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Lesson Plans


Re: Judy Hough, colored paper assignment

[ Thread ][ Subject ][ Author ][ Date ]
Marvin Bartel (marvinpb)
Wed, 13 Dec 1995 04:11:00 -0800 (PST)


At 07:47 PM 12/12/95, hereshow (Augustus R. Hough, Jr.) wrote:
>I am in need of a interesting assignment using colored construction paper for
>my sixth graders. Judy Hough
>
Judy
Here is a lesson I have used a number of times with quite good results.
Never used it at 6 grade, but I think it could work. If you try it, please
let me know what happens.

COLLAGE WITH A PERSON REPRESENTING ME

Students learn color theory, design principles, theme with variation, self
awareness and expression, surrealism, and an artist of African American
roots is studied.

We do these on a 12x18 backing, but any size would work. I give students
each enough constuction paper to cover the whole background. They have to
take it home and cut shapes of about 6 things from the interior of their
room at home. They are asked to make small things big and big things small,
and not to be too concerned about size (it will be surrealistic). They are
not to draw first, but observe while cutting the shapes they are cutting
just like if they are doing a blind contour drawing. Of course they do it
at home, so they do as they please. STRESS for them to bring back all the
negative shapes as well as the positivie ones. Those who forget to bring it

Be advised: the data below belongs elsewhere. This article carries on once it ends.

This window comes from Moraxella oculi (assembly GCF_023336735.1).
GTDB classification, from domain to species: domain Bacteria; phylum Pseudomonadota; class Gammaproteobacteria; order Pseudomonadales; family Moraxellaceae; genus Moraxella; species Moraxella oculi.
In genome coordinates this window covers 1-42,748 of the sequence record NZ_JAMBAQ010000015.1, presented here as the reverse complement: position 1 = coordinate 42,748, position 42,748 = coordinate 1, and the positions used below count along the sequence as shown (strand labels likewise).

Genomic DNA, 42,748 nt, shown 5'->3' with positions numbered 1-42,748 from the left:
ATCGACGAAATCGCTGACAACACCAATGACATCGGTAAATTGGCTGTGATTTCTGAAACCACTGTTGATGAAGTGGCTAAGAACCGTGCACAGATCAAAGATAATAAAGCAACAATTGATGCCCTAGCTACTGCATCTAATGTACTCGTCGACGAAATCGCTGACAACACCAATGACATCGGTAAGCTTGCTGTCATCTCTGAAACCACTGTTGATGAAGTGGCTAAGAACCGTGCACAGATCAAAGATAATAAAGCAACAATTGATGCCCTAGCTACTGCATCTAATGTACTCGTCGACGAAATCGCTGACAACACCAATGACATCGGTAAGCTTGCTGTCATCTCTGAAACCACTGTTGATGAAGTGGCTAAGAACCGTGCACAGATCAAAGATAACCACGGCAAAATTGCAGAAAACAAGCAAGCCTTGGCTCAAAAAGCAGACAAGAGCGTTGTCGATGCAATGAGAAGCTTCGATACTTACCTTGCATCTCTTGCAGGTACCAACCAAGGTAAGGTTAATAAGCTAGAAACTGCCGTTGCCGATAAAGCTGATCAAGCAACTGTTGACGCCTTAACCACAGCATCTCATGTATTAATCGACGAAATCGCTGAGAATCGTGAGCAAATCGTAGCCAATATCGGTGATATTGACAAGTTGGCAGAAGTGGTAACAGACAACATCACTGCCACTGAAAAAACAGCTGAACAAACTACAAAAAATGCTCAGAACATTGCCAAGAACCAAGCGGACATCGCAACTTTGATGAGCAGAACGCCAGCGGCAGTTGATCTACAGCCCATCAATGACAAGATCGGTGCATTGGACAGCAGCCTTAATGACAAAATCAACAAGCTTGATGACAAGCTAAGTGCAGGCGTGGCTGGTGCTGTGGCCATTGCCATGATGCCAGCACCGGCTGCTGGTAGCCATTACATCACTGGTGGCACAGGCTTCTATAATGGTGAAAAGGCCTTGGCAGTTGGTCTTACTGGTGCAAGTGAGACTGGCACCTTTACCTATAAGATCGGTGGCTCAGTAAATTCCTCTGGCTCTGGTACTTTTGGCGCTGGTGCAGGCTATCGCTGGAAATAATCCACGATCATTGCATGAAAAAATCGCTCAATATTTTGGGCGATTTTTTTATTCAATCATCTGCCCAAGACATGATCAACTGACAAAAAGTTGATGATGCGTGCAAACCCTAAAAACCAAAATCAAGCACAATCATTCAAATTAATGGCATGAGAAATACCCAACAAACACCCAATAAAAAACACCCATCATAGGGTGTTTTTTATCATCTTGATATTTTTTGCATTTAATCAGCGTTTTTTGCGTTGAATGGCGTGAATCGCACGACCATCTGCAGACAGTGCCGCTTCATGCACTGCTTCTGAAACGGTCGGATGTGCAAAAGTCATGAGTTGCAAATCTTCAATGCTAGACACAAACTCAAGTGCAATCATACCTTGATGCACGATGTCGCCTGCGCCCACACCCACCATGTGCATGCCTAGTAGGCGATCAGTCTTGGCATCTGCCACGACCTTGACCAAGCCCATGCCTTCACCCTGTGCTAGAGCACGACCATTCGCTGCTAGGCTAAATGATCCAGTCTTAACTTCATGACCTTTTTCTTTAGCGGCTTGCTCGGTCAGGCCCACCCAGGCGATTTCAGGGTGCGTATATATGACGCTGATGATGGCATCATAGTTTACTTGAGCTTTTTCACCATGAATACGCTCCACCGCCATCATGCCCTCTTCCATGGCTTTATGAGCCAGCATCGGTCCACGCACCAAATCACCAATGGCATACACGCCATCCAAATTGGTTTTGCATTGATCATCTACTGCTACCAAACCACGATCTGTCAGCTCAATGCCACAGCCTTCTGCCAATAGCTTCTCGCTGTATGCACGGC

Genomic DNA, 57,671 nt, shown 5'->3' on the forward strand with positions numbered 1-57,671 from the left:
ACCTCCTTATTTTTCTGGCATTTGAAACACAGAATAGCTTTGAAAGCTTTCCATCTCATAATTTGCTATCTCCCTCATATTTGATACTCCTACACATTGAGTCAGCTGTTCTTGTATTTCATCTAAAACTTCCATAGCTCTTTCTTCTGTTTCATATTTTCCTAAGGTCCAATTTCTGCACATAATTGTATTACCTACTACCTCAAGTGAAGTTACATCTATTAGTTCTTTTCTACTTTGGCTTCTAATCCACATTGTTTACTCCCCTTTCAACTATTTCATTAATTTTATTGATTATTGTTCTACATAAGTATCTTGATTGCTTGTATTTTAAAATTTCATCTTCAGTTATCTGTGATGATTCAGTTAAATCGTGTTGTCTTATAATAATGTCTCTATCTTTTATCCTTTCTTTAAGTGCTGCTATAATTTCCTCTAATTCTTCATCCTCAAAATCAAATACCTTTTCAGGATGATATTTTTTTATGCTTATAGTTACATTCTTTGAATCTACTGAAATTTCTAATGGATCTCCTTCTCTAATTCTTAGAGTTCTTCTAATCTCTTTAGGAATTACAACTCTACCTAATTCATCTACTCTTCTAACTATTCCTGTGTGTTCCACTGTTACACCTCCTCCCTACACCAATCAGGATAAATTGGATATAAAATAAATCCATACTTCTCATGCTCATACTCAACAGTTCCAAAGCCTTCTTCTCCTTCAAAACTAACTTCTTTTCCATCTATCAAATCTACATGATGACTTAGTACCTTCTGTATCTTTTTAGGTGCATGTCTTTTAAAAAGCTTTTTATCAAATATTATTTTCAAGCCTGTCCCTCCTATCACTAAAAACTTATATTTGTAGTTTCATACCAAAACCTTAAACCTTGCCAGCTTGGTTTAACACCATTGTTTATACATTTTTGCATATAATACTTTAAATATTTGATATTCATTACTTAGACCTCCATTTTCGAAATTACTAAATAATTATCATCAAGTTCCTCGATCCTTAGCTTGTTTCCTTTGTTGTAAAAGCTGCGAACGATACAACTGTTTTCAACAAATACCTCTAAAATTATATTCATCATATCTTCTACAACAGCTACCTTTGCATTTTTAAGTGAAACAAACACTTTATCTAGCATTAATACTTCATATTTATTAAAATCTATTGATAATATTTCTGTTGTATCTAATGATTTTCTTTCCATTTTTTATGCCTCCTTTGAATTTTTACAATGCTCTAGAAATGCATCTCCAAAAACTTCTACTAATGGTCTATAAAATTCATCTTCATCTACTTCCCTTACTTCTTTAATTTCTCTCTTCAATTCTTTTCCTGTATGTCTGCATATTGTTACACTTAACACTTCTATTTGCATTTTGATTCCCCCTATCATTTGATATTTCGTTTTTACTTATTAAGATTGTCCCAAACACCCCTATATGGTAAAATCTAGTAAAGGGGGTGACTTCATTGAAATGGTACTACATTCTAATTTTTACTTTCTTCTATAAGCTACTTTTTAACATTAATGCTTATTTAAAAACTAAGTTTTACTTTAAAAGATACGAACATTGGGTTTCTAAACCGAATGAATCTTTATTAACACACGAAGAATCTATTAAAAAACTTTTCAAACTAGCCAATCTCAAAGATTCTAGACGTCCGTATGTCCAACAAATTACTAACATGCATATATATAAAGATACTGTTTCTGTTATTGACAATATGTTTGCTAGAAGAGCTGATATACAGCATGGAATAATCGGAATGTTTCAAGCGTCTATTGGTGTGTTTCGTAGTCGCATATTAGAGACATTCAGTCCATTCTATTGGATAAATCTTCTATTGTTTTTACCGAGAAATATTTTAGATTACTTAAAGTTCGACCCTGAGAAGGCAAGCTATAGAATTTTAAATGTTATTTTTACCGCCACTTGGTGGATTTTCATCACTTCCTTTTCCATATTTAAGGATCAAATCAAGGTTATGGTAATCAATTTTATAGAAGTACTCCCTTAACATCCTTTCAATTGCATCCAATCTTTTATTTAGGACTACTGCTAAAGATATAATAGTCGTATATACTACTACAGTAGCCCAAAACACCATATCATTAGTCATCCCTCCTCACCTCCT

back have to do it in the classroom. Those who remember, get a bonus.

MATERIALS NEEDED IN CLASS
scissors, colored paper, glue
handouts (give out at very end), Bearden collage reproduction (to show AFTER
their work and discussion), Jasper Johns flag reproduction (the one with
white dot in middle to look at to illustrate complementary latent image
phenomena)

Step 1. (on the day they bring their cut shapes) REVIEW COLOR THEORY
Have a row of colored sheets of paper on the wall.

Ask them questions to find out what they know about the attributes of color.
See if they can tell which colors come forward and which go back when placed
next to each other.

Ask them about the values of the colors. "Does blue have the same value
(tone) as yellow." What if all colors were adjusted to make them equally
dark so they were all the same value (by adding black or white)? Would some
still come forward and some go back?

What if they had to make a design of many colors, but no parts of the design
would be allowed to come forward or to recede (it should look totally flat).
Can they give some ideas about how this might be done? Have them think of
color effects in terms of hue (name of the color), temperature (warm-cool),
intensity (brightness and saturation), and value (tone).

Discuss the culturally determined symbolism of colors. Discuss holiday
colors. What color is envy? What color is cowardice? What does it mean
for a person to wear a purple robe?

Discuss the emotional and feeling quality of colors (color psychology).
What color would be best for a dentist's treatment room? What color should
a pizza place interior be painted?

COLOR PHENOMENA
Clear some extra white space on the south wall. Display the Jasper Jones
flag (it has green and black stripes) in front of them. Stand aside and ask
them to stare at the white dot for 30 seconds and immediately look at a
section of white wall adjacent to the reproduction. Ask them what they see.
See if anybody has a theory about why it works. Clarify complementary
color phenomena.
Point out that colors are always effect each other, and the same
color can look different in different contexts. NOTE: if you don't have